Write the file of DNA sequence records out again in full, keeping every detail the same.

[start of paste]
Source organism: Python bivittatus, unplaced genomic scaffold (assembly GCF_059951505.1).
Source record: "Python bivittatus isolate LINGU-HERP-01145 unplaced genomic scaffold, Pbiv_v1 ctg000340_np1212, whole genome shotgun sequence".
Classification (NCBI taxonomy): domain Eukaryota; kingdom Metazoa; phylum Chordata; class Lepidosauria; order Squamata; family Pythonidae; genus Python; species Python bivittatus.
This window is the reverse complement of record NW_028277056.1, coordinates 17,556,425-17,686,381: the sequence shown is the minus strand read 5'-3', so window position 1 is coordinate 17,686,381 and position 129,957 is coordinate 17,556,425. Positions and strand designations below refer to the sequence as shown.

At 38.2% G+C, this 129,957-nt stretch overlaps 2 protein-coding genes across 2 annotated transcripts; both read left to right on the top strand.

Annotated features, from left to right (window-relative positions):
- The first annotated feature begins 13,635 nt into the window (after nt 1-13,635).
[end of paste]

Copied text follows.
Source organism: Python bivittatus, unplaced genomic scaffold (assembly GCF_059951505.1).
Source record: "Python bivittatus isolate LINGU-HERP-01145 unplaced genomic scaffold, Pbiv_v1 ctg000340_np1212, whole genome shotgun sequence".
Classification (NCBI taxonomy): domain Eukaryota; kingdom Metazoa; phylum Chordata; class Lepidosauria; order Squamata; family Pythonidae; genus Python; species Python bivittatus.
This window is the reverse complement of record NW_028277056.1, coordinates 17,556,425-17,686,381: the sequence shown is the minus strand read 5'-3', so window position 1 is coordinate 17,686,381 and position 129,957 is coordinate 17,556,425. Positions and strand designations below refer to the sequence as shown.

At 38.2% G+C, this 129,957-nt stretch overlaps 2 protein-coding genes across 2 annotated transcripts; both read left to right on the top strand.

Annotated features, from left to right (window-relative positions):
- The first annotated feature begins 13,635 nt into the window (after nt 1-13,635).